Spain is a leader in irrigation, and modernisation is the reason for it. Rafael González confirmed it: 'If we compare 2009-2010 to today, irrigation associations are managed completely differently. There have been important changes in these years. Modernisation brought pressure irrigation, new systems, more intensive crops and greater productivity, and irrigation flexibility. Mariano Soto went back even further: 'In 1997, the Mula Irrigation Association already had an automated system that was unique in the world. In 2000 we were already using remote control systems and geographic information systems in a portion of our irrigated land'. Now, thankfully, 'there are examples of this everywhere in Spain'. Rafael González noted that until 2010, there were some bad experiences. That meant going back a couple of years, because people did not trust the technology, and some associations were against it'.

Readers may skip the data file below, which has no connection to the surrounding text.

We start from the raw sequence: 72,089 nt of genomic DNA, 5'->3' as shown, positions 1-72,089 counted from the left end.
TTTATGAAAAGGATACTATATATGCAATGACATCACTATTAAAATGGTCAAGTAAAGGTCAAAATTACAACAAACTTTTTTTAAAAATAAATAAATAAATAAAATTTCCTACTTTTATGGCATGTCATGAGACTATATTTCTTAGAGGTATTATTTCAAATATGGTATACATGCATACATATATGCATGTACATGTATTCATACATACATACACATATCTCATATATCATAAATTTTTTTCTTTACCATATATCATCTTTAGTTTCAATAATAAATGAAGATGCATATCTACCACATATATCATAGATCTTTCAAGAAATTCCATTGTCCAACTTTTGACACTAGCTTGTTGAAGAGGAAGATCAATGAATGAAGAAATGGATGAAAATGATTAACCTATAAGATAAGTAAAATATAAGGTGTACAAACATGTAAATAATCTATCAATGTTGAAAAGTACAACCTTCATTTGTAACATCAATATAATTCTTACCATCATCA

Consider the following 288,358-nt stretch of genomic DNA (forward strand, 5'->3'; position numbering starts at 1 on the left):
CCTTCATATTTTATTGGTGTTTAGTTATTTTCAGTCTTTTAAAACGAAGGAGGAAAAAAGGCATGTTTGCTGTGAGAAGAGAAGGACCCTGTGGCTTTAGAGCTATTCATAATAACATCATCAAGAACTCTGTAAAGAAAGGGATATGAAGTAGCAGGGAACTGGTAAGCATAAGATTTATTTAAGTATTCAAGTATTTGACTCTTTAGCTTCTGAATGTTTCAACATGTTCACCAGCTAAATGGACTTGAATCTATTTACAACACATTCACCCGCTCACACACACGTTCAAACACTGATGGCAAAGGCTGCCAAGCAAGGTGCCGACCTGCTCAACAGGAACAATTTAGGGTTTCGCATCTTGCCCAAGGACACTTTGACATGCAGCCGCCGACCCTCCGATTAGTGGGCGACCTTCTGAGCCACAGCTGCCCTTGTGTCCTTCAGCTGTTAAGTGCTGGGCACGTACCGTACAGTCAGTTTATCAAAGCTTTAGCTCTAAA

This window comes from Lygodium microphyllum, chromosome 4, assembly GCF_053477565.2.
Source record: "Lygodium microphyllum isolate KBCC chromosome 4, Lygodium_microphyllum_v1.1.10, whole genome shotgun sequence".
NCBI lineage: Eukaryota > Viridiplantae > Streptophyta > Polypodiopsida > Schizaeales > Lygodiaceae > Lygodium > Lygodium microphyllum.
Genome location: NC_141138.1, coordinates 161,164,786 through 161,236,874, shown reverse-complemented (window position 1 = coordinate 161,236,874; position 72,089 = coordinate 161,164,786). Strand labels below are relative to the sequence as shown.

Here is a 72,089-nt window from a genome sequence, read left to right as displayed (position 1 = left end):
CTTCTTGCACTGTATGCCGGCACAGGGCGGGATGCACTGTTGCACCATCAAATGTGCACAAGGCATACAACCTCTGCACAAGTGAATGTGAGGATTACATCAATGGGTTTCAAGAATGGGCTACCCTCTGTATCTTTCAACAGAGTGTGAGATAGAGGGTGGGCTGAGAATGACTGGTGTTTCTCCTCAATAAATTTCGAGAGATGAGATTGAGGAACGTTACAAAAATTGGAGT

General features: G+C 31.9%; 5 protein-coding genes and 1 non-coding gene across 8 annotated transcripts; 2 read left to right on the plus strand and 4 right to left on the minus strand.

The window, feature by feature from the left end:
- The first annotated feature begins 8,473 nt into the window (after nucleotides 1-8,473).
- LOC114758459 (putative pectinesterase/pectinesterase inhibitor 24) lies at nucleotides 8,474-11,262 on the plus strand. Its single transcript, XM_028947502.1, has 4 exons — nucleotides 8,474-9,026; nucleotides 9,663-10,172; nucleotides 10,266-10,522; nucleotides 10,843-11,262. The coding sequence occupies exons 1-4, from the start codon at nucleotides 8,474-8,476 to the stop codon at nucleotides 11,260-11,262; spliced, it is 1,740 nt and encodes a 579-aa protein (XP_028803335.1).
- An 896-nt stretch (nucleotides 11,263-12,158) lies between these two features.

Campo de Cartagena is a case in point, explained Mariano Soto: 'From 1996 to 2000 we introduced automated systems in 5,000 hectares of irrigated land. Few of us were using these technologies at the time. In 2006, we introduced automated systems in 24,000 hectares in only two years. It was a new technology; nowadays controlling the irrigation network remotely is a widespread practice. And he continued describing the current situation: 'In terms of engineering, we can achieve almost 100% efficiency. Many irrigation associations have water distribution efficiencies of up to 96-97%. Where there is margin for improvement, thanks to the application of ICTs, is in management. We can achieve water savings of about 15 -20%. And at the level of the land parcel there has been a revolution thanks to monitoring that makes use of sensors, data processing and information analysis'.